CHICAGO — When it comes to March Madness, Sister Jean is second to “nun.” At least in age.
The chaplain of Loyola University Chicago’s men’s basketball team, who rose to prominence during the 2018 NCAA Tournament when the Ramblers reached the Final Four, turned 100 on Aug. 21.
Sister Jean Dolores Schmidt, B.V.M., has been known to the students at Loyola for decades. The beloved nun told Loyola President Jo Ann Rooney in a video interview that the university posted online on Sister Jean’s birthday that she makes a point each morning to say hello to everyone, even those buried in their phone.
“That’s being a person for others by just being yourself,” Sister Jean said in the interview. “That’s the way I am. I have to be myself. I tell students that you’ll see people that you admire — you can do some of the things they do, but you have to be yourself. God made you the person who you are.”
In the third grade, Sister Jean — just Dolores back then — felt God’s call to the Sisters of Charity of the Blessed Virgin Mary. She was inspired by her teacher, a B.V.M. sister. She told Rooney she prayed each night for God’s guidance, always including her desire to join the order that inspired her at school.
That prayer was answered when Sister Jean entered the order in 1937. She was a teacher, coach and principal for two and a half decades in her home state of California before coming to Chicago and Mundelein College, a private, Catholic school for women, in 1961.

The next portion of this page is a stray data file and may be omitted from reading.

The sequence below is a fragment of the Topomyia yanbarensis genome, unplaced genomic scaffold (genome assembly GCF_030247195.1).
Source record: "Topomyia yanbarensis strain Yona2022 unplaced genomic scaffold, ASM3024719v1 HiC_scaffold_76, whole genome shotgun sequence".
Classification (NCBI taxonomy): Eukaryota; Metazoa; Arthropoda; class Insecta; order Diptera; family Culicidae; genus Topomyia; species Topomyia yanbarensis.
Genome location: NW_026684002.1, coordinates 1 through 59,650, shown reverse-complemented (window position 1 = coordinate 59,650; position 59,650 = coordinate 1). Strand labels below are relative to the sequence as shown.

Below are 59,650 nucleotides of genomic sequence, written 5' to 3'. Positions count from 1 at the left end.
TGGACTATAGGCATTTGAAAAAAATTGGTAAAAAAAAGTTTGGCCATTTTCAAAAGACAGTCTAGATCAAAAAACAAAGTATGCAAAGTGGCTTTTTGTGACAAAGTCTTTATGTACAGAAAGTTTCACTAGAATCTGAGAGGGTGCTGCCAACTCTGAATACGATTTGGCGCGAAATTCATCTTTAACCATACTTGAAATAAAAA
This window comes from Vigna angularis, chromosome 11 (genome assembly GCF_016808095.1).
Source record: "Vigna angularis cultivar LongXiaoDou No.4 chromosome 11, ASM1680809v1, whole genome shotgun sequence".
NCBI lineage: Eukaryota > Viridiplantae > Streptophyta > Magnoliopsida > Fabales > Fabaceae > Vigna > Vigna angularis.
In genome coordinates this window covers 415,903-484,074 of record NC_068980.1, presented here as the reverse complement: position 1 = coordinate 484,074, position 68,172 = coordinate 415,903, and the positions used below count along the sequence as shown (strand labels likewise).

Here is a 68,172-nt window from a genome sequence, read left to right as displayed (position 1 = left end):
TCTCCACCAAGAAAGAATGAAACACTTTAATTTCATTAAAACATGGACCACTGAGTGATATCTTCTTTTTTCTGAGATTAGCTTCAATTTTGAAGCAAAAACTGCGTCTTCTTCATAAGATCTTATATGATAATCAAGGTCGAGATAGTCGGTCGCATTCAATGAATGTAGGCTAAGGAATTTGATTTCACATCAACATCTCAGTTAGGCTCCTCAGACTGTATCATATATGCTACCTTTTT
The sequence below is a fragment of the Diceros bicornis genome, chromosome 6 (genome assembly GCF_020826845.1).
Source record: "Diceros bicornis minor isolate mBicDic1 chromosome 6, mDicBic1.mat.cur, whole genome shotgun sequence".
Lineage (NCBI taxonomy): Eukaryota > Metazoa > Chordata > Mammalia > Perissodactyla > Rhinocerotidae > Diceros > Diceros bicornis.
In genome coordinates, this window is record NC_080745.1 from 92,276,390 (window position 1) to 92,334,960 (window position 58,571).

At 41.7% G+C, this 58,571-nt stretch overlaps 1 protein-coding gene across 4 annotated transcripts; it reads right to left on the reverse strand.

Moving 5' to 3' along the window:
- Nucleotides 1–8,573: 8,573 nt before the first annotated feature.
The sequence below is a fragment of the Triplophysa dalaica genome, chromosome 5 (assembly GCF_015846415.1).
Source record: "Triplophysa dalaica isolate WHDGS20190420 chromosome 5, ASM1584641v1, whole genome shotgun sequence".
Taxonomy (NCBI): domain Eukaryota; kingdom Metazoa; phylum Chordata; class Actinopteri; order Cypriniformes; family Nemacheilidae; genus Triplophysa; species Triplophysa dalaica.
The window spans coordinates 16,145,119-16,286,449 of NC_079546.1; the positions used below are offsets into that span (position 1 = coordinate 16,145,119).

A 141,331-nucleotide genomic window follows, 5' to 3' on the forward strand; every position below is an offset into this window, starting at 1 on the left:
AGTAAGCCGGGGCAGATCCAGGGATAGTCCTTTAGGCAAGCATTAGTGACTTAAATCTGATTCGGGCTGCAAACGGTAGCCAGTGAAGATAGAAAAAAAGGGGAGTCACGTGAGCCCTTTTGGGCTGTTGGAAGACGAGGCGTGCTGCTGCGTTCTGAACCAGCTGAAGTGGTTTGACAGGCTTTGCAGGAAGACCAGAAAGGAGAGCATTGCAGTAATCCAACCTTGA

In 1991, Sister Jean became a Loyola employee when Mundelein merged with Loyola. She retired in 1994. But the former basketball player and coach soon began helping student-athletes keep their grades up. That turned into a role as the official chaplain of the men’s basketball team.
The religious sister nationally known for her pregame prayers and in-depth scouting reports was celebrated on Sunday at the Mass of the Holy Spirit at the university’s Gentile Arena. Loyola is also honoring Sister Jean by raising $100,000 for an endowment fund for student-athletic excellence.
LEGOLAND Discovery Center Chicago joined the festivities by releasing a Lego version of Sister Jean.
She counts the students at Loyola as among the reasons for her long life.
“I love working with these young people, and I think that’s what kept my heart young,” Sister Jean said in the interview. “Not my body young, but kept my heart young all these years.”